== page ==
from left to right: me, Professor Stephen Farthing – Rootstein Hopkins Research Chair of Drawing at Chelsea College of Art & Design, Caitlin Smyth – Chelsea Arts Club Trust Resarch Fellow and Colonel Frank Davis – Chairman of Friends of Millbank.
In the corner is artist Aaron Mcpeake who has just completed his PhD at Chelsea College of Art & Design. Aaron has displayed part of his final show in the Old College Library at the same time with my exhibition on show.

guests including Donald Smith – Director of Exhibitions, CHELSEA space and Robin Jenkins – artist and year leader on BA Interior & Spatial Design at Chelsea College of Art & Design

artists Jenny Gordon and Fiona Whitty who are alumni of MA Fine Art, Chelsea College of Art & Design. They now work together on Whitty Gordon Projects which involves them working on a socially engaged film project in downtown Kingston, Jamaica. I will be assisting them in their work.

Alighiero Boetti: Works on Paper at Sprovieri

Over the weekend I went to see two exhibitions of Italian 20th Century art. These were Alighiero Boetti: Works on Paper at Sprovieri and Giuseppe Cavalli: Master of Light at the Estorick Collection. You can read my review of Alighiero Boetti: Works on Paper here and the review for the Cavalli exhibition here. It was useful and interesting for me that I had already seen the exhibition Alighiero Boetti: Game Plan at Tate Modern, so I had a broad understanding of Boetti’s work in the full range of mediums that he worked with.

Plaque for David Bowie’s iconic creation, Ziggy Stardust

Above you can see a photograph I took of a plaque which is on the outside of the building where Sprovieri Gallery is situated. I enjoyed discovering this art, popular culture and music link. The plaque was put up to mark David Bowie’s iconic creation, Ziggy Stardust. It marks the 40th anniversary of the release of the album The Rise and Fall of Ziggy Stardust and The Spiders from Mars, which featured a photo of Bowie, taken in the Soho street, on the front cover. It was shot by Brian Ward in January 1972, five months before the album came out.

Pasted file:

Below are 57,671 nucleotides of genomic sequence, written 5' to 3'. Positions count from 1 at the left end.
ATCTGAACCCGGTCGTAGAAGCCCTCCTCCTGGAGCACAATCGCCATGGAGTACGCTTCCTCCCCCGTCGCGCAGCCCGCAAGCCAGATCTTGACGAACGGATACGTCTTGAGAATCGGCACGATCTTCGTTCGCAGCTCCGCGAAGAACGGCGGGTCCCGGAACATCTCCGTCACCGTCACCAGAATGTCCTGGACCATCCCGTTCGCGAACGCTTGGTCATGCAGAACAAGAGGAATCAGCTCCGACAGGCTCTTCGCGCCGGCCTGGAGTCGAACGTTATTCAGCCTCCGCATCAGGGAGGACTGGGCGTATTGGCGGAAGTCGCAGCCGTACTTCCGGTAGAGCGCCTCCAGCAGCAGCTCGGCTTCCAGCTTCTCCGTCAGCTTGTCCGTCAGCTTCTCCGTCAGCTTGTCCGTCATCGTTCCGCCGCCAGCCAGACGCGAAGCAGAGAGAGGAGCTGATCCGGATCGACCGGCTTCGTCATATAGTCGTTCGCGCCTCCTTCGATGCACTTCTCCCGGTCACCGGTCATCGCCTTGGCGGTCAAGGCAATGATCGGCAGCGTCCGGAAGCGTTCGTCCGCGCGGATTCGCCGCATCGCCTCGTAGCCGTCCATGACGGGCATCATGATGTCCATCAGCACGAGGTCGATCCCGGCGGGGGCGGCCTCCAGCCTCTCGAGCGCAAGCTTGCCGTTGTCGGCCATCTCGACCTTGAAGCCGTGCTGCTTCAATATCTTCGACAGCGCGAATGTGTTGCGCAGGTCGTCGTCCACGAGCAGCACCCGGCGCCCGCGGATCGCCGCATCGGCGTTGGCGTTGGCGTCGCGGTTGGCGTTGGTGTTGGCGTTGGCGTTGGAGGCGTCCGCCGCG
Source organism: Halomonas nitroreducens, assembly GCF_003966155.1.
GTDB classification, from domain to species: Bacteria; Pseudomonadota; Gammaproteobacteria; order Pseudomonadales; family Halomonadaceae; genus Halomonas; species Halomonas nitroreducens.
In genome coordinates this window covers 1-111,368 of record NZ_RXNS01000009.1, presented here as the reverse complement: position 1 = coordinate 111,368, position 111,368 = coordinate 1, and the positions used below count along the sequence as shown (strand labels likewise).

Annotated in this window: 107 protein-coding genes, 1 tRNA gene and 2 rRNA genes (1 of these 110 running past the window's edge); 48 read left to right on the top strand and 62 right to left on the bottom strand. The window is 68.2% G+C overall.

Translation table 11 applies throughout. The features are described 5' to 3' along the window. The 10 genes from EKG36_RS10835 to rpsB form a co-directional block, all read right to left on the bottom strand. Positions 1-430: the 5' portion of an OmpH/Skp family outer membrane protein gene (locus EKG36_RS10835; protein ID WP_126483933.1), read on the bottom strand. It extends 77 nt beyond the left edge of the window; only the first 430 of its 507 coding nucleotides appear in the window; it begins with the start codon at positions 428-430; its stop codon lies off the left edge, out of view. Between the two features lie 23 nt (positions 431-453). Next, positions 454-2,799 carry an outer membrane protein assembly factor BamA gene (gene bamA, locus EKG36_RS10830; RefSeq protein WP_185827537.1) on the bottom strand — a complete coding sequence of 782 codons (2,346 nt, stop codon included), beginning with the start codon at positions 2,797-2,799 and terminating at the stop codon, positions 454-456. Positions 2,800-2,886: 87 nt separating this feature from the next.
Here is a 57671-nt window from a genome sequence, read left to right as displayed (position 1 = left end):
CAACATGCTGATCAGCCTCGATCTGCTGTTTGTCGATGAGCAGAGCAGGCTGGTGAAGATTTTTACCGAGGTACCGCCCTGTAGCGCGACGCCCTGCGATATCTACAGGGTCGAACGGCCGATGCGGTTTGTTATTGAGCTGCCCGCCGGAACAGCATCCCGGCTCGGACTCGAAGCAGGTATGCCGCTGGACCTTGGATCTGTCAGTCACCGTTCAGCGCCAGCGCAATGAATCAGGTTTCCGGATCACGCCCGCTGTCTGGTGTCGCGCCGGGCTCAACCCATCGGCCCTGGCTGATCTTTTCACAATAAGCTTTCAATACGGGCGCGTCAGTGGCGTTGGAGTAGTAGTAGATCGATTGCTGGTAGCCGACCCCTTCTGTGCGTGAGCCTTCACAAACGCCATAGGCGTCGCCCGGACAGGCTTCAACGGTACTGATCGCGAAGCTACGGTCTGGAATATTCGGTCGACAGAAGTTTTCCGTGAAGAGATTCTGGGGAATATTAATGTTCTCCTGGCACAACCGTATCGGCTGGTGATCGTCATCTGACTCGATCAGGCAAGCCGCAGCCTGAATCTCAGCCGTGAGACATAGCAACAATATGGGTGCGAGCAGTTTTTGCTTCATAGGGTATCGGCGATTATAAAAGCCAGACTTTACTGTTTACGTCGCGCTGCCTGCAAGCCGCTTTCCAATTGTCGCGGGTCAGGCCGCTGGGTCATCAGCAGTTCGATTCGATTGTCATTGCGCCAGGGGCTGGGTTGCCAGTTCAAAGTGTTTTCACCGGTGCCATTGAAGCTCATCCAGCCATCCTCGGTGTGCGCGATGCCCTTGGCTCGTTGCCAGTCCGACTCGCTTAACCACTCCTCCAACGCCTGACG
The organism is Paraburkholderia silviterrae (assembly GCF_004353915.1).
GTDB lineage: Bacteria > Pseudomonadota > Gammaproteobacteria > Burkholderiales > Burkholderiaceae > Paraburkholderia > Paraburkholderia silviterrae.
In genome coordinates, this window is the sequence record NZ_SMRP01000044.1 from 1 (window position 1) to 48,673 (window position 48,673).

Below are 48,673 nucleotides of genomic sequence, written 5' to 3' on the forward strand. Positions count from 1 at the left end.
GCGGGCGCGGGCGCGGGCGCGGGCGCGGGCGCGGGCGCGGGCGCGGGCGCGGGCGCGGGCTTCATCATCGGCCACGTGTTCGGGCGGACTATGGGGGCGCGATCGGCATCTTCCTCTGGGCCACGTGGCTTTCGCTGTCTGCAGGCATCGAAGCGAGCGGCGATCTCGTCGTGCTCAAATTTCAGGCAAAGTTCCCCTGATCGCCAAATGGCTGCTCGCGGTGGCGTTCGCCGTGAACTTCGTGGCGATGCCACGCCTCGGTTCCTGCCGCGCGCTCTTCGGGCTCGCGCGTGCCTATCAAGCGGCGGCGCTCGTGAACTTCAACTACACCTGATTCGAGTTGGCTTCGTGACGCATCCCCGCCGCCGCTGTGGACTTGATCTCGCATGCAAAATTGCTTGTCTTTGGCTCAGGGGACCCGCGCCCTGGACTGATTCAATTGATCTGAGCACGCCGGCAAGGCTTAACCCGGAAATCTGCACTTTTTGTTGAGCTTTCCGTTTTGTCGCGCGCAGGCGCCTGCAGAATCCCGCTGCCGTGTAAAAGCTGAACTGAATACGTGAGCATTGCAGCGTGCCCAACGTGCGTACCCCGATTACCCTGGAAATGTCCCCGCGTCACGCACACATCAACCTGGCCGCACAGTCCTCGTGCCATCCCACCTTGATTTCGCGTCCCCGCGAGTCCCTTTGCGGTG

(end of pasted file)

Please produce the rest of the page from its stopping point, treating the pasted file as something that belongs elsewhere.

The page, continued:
Beyond the Bookshelves exhibition. Curating by curatorial curiosities

I have been working hard on curating my exhibition called Beyond the Bookshelves, at the Old College Library, Chelsea College of Art & Design.

It has been an exciting, interesting and busy time so far working on curating this exhibition. I have met many different people along the way, ranging from artists to an army colonel!

Beyond the Bookshelves exhibition e-vite

Beyond the Bookshelves is an exhibition showing the work of three artists who explore the themes of text and books in their work. The exhibition space being used is the Old College Library at Chelsea College of Art & Design which was the purpose built college library for the Royal Army Medical College in the early 1900s.

The exhibition displays artists’ books and book arts made by book arts artist and painter Julie Caves, objects, sound and film clips from a live performative soundwork by sound artist and photographer Tansy Spinks and a specifically built display cabinet with book material by typographer and designer Phil Jones.

The curator has deliberately chosen three artists who work with different art forms and the exhibition also addresses the curatorial issues arising from displaying an exhibition in a non gallery space that has another daily function, as the silent reading room of the library.

cabinet by Phil Jones including two books - Tunnel Book and Staircase

The Space

Editor Norman Cousins wrote that, ‘A library is the delivery room for the birth of ideas, a place where history comes to life’.

This is certainly true of the Old College Library at Chelsea College of Art & Design which is the space chosen by the curator to show the exhibition Beyond the Bookshelves.

The curator began to be interested in this space, after assisting artist Tansy Spinks with her performance piece Silent Zone, Site and Sound  which was part of University of the Arts Research Centre for Transnational Art, Identity and Nation Research Conference – Contested Sites/Sights. During that day, the space became an inspiring and thought provoking place to be and parts of its history and current function indeed started to come to life. This occurred for example, since the artist was using William Morris’s The Aims of Art and John Ruskin’s The Mystery of Life and its’ Arts, both of which are housed in the library as part of the extensive collection. This created a link with the wider field of the history of art and the function of the space.